Abdullah Kamel Abdullah Kamel Al Kandari

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Abdullah Kamel Abdullah Kamel Al Kandari
Born(1973-09-17)September 17, 1973
Hawalli, Kuwait
Detained atGuantanamo
Alternate nameAbdullah Kamal Abdullah Kamal al Kandari
Abdulla Kamel al Kandari
Charge(s)no charge, held in extrajudicial detention
OccupationElectrical Engineer

Abdullah Kamel Abdullah Kamel Al Kandari is a citizen of Kuwait, who was held in extrajudicial detention in the United States Guantanamo Bay detention camps, in Cuba.

Press reports[edit]

On July 12, 2006, the magazine Mother Jones provided excerpts from the transcripts of a selection of the Guantanamo detainees.[1] The article informed readers:

More than a dozen detainees were cited for owning cheap digital watches, particularly "the infamous Casio watch of the type used by Al Qaeda members for bomb detonators."

The article quoted Al Kandari, and three other watch owners:

When they told me that Casios were used by Al Qaeda and the watch was for explosives, I was shocked... If I had known that, I would have thrown it away. I'm not stupid. We have four chaplains [at Guantanamo]; all of them wear this watch.

One of Abdullah Kamel's lawyers, Kristine A. Huskey told Newsday that:[2]

...the factors supporting release didn't mention numerous affidavits submitted from relatives and teammates insisting the prisoner had never shown any zealous or anti-American behavior.

Meetings with attorneys[edit]

According to an article in Marie Claire magazine, Kristine A. Huskey was one of Abdullah Kamel's attorneys.[3] Huskey described her surprise upon first meeting with Guantanamo clients, like Abdullah Kamel, that they preferred food brought from Guantanamo fast food outlets to the Arabic delicacies she and her colleagues had brought from the Continental US. Abdullah Kamel's favorite was a cheese pizza from the base's Pizza Hut.

Al Odah v. United States[edit]

Abdullah Kamel Abdullah Kamel Al Kandari was among the eleven captives covered in the July 2008 "Petitioners' Status Report" filed by David J. Cynamon in Al Odah v. United States on behalf of the four remaining Kuwaiti prisoners in Guantanamo. Seven other prisoners were amalgamated to the case, which charged that none of the men had been cleared for release, even though the government had completed factual returns for them—and those factual returns had contained redacted sections.[4]

The decision, striking down the Military Commissions Act, was handed down on June 12, 2008.[5][6]


The Washington Post reported, on September 10, 2006, that Al Kandari would be returned to Kuwait soon.[7] The Emir of Kuwait personally requested Al Kandari's release, and that of another Kuwaiti man named Omar Rajab Amin.

Acquittal confirmed[edit]

On May 29, 2007, the Miami Herald reported that a Kuwaiti appeals court had upheld the acquittals of Al Kandari and Omar Rajab Amin.[8]

The McClatchy interview[edit]

On June 15, 2008 the McClatchy News Service published articles based on interviews with 66 former Guantanamo captives. McClatchy reporters interviewed Abdulla Kamel al Kandari.[9][10] The McClatchy report said that Thomas Wilner, his lawyer, went to the secure facility, to review the classified evidence that prompted the additional allegations on the Summary of Evidence memos prepared for his Administrative Review Board hearings. Lawyers for the captives have to go through a security clearance first. And there was one location they could travel to review classified evidence.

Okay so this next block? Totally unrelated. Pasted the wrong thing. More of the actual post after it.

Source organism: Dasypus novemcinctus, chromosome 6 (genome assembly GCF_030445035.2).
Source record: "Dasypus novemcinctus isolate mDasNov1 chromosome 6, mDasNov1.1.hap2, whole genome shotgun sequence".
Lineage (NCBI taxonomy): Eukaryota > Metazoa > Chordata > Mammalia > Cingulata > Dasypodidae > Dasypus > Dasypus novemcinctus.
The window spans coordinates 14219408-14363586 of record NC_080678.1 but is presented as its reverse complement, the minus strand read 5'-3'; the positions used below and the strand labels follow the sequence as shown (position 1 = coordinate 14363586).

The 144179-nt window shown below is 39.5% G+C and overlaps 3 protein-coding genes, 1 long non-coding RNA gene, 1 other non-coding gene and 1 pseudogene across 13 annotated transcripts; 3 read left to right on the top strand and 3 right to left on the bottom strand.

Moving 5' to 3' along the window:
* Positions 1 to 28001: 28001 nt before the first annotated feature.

The report said that Wilner found no evidence in the classified dossier to back up the new allegations.[10]

See also[edit]


  1. ^ "Why Am I in Cuba?", Mother Jones (magazine), July 12, 2006
  2. ^ Letta Tayler (June 17, 2005). "Inside a Gitmo review: A Saudi detainee faces military panel, without seeing a lawyer or evidence, that decides his fate". Archived from the original on 2007-10-01. Retrieved 2007-07-15.
  3. ^ Jennifer Senior (December 2006). "Gitmo's Girl". Marie Claire. Retrieved 2007-07-14.
  4. ^ David J. Cynamon (2008-08-19). "Guantanamo Bay Detainee Litigation: Doc 88 -- petitioners' status report" (PDF). United States Department of Justice. Retrieved 2008-08-23. mirror
  5. ^ Stout, David. The New York Times, Justices Rule Terror Suspects Can Appeal in Civilian Courts, June 13, 2008
  6. ^ Transcript of Supreme Court oral arguments for Boumediene v. Bush (No. 06-1195) and Al Odah v. US (06-1196)
  7. ^ Two Kuwaitis to leave Guantanamo soon: group, Washington Post, September 10, 2006
  8. ^ "Kuwait clears two former Guantánamo captives". Miami Herald. May 29, 2007. Retrieved 2007-05-29.[dead link]
  9. ^ Tom Lasseter (June 15, 2008). "Guantanamo Inmate Database: Page 2". McClatchy News Service. Archived from the original on 20 June 2008. Retrieved 2008-06-16.CS1 maint: BOT: original-url status unknown (link)
  10. ^ a b Tom Lasseter (June 15, 2008). "Guantanamo Inmate Database: Abdulla Kamel al Kandari". McClatchy News Service. Archived from the original on 2008-08-01. Retrieved 2008-06-16.

External links[edit]

Works related to Summary of Evidence at Wikisource Works related to Transcript at Wikisource